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Hostile Work Environment Harassment
A hostile environment can result from the unwelcome conduct of supervisors, co-workers, customers, contractors, or anyone else with whom the victim interacts on the job, and the unwelcome conduct renders the workplace atmosphere intimidating, hostile, or offensive.
Examples of behaviors that may contribute to an unlawful hostile environment include:
- displaying sexually suggestive or racially insensitive pictures;
The employer will be liable for harassment by non-supervisory employees or non-employees over whom it has control (e.g., independent contractors or customers on the premises), if it knew, or should have known about the harassment and failed to take prompt and appropriate corrective action.
Way back on September 15, 2011 we wrote about an 84 year old retail customer in Oregon hanging out near the employee time clock in a large grocery chain's store repeatedly groped three female employees – sometimes multiple times daily. One of the employees unsuccessfully complained to management to ban the customer from the store. The EEOC thereafter filed a lawsuit on behalf of the employees, alleging that the employer created a sexually hostile work environment.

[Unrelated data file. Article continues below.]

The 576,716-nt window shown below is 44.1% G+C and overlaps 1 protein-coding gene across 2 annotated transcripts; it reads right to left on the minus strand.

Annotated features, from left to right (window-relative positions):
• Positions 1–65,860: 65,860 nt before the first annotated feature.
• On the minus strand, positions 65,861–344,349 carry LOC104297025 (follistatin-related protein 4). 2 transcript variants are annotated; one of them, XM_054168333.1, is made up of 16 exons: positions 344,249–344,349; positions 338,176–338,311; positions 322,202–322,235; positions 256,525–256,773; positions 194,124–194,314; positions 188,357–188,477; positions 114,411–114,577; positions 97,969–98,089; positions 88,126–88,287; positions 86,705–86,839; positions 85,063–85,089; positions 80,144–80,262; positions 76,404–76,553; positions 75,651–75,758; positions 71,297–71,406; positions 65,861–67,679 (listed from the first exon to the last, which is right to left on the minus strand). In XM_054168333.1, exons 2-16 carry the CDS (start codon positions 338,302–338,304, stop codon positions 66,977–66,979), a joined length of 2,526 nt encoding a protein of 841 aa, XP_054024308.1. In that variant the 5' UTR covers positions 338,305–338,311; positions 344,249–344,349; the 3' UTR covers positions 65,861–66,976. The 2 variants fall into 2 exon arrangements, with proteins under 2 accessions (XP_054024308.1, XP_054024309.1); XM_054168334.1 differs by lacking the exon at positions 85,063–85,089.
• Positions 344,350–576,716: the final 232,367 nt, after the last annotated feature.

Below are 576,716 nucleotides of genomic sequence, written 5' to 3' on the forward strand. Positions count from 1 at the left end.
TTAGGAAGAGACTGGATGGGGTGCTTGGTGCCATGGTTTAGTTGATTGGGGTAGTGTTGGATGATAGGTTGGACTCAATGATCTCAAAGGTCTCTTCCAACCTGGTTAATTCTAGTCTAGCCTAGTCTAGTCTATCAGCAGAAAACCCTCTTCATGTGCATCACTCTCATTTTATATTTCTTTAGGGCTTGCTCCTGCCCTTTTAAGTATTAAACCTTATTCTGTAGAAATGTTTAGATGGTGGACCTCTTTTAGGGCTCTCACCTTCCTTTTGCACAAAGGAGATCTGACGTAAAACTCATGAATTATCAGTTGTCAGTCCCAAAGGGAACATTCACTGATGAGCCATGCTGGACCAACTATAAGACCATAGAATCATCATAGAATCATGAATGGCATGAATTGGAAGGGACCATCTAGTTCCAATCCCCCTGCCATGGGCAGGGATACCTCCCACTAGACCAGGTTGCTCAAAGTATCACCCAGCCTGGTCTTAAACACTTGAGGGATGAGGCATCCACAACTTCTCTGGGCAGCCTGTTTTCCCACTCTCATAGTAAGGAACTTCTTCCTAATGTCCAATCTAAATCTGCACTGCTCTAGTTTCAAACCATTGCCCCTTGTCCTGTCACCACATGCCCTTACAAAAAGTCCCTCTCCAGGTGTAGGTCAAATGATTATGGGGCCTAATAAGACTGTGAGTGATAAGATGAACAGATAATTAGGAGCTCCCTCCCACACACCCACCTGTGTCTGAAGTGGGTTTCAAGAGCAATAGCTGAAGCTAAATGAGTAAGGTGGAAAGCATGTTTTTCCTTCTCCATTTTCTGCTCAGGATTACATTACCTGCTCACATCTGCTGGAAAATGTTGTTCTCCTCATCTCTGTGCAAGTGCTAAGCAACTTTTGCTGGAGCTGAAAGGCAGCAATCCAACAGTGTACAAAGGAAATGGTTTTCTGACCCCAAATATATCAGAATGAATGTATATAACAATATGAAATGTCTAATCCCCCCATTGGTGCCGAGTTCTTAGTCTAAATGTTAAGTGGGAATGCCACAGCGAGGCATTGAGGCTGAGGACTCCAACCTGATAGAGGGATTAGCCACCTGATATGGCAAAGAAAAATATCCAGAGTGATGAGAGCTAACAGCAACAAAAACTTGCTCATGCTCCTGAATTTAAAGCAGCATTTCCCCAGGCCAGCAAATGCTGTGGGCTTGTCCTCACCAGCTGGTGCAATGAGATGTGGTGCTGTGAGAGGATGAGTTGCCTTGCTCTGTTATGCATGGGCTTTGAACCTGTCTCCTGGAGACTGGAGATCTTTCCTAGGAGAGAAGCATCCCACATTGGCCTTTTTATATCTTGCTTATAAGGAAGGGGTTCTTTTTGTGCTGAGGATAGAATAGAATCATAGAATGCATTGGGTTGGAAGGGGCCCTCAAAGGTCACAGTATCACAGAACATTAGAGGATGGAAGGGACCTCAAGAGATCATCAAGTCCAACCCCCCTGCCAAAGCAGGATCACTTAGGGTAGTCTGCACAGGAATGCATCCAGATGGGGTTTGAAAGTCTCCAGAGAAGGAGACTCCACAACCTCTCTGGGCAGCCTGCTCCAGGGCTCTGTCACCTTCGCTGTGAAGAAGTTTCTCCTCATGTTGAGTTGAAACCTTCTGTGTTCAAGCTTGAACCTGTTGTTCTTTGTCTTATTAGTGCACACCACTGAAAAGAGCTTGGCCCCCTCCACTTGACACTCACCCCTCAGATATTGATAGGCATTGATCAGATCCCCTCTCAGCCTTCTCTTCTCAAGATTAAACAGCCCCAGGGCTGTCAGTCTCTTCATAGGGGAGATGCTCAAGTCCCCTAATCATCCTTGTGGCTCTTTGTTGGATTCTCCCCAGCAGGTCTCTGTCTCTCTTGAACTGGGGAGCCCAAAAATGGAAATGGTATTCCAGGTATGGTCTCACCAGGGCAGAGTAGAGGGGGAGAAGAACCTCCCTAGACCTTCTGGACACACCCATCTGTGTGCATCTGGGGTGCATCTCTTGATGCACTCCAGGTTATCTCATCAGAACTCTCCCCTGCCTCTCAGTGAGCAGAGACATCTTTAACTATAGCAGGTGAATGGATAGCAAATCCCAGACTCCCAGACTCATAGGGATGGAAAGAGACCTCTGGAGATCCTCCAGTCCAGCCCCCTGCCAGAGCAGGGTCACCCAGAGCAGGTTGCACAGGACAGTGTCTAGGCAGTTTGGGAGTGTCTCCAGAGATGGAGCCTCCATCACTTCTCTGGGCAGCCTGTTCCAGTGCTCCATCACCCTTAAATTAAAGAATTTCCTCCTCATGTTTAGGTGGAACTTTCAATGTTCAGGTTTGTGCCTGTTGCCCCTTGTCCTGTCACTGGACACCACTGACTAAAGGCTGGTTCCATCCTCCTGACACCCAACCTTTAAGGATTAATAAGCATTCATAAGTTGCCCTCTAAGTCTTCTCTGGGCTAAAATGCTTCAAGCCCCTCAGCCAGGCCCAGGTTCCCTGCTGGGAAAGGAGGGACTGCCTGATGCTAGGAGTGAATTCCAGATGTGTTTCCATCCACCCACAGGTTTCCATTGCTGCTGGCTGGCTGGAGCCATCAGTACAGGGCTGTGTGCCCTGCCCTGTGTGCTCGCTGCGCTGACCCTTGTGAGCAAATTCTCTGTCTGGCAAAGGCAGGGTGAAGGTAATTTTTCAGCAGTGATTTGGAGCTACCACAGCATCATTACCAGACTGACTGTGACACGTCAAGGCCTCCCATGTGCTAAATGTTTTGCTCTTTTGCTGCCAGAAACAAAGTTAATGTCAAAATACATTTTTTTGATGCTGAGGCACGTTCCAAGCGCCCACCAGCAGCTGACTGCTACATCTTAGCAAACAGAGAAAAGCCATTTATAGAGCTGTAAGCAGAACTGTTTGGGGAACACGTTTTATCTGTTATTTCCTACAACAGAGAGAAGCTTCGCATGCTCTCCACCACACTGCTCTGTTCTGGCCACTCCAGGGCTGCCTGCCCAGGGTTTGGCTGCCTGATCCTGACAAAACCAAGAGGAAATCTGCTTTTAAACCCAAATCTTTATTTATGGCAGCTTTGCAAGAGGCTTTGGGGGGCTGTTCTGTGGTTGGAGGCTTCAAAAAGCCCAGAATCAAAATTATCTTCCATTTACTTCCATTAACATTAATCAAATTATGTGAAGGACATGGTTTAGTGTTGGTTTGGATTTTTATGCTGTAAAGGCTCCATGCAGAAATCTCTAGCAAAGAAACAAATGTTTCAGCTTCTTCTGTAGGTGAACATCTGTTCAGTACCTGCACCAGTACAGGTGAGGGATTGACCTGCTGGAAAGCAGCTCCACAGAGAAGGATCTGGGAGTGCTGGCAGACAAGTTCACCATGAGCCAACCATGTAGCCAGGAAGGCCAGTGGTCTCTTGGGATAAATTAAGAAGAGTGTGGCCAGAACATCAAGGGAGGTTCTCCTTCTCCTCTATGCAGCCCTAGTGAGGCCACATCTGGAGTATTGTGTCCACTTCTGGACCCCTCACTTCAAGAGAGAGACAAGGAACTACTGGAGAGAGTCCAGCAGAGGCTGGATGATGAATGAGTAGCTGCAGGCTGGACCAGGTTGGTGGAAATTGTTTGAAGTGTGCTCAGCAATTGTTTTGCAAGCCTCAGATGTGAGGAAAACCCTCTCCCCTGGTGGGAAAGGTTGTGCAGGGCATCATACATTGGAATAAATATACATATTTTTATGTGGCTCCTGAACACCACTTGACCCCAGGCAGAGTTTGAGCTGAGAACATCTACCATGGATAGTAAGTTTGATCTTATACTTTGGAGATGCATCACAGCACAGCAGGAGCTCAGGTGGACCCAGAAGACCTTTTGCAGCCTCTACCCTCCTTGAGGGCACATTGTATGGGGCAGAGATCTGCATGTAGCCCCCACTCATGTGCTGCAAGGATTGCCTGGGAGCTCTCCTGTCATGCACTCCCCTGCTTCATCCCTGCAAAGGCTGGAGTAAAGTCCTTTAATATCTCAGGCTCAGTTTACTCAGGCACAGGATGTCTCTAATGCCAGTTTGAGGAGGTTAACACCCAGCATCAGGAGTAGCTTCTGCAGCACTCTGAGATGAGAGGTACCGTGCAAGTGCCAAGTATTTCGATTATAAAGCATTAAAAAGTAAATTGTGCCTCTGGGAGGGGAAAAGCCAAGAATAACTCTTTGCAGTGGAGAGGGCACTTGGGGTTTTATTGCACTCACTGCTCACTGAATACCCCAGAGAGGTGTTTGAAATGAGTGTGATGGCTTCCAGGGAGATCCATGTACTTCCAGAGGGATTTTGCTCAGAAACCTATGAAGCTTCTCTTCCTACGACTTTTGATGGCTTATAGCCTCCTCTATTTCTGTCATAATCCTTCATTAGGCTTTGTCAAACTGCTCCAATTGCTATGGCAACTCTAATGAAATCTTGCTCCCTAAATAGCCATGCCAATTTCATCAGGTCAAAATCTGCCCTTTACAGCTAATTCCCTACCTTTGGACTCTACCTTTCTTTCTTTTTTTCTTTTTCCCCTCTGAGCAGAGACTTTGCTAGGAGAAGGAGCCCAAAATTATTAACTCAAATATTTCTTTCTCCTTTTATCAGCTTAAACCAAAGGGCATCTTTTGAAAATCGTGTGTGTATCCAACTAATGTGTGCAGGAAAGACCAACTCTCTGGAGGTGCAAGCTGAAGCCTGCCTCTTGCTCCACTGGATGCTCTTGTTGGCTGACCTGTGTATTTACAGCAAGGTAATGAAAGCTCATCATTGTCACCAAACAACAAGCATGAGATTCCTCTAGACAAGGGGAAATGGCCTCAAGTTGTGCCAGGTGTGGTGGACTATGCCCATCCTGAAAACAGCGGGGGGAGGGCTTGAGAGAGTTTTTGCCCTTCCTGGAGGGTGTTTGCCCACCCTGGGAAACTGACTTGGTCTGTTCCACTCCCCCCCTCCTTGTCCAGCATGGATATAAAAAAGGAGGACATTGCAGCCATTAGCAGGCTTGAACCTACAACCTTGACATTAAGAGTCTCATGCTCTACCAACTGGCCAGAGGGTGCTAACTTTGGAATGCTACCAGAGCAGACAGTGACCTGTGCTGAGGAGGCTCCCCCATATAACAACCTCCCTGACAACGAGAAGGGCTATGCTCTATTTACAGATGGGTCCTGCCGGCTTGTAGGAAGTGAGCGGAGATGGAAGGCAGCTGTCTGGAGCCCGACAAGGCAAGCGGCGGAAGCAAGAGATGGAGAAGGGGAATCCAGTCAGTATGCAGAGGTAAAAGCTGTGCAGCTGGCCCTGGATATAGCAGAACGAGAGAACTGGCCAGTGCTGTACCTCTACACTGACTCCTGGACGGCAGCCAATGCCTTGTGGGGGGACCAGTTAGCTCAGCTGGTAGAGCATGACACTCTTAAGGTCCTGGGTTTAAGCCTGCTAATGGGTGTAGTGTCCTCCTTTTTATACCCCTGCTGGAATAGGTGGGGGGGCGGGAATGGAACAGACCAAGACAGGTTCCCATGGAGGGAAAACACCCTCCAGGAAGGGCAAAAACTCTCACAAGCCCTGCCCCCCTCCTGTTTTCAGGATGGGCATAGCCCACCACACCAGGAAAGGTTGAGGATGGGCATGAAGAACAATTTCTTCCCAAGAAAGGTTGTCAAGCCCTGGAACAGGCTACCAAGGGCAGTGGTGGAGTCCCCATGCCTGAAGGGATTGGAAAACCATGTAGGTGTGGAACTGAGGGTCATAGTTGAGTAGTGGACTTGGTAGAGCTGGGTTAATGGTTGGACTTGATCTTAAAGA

Now we have learned that the same store will pay $487,000 to seven of its Oregon workers to settle the action (this is the retailer's second settlement with the EEOC in just over five years, and we are not quite sure whether this settlement relates to the 2011 case — but it is substantially similar at a minimum). The EEOC found that female employees "were sexually harassed by the same customer from at least 2007. The man visited the store almost daily, and often several times a day, and he would make lewd comments to employees and customers, in addition to grabbing employees, cornering them, touching their breasts, and pulling one employee onto his lap."
One plaintiff said that "I was terrorized at work and so stressed worrying about what would happen when this customer came into the store." Guess that this is the hallmark of "hostile work environment."
Once again, an attorney for the EEOC provided the takeaway: "Employers are responsible for ensuring a harassment-free workplace for their employees, regardless if the harasser is a co-worker, manager or customer. There should be no tolerance for repeat offenders and serial harassers."
Have a great day!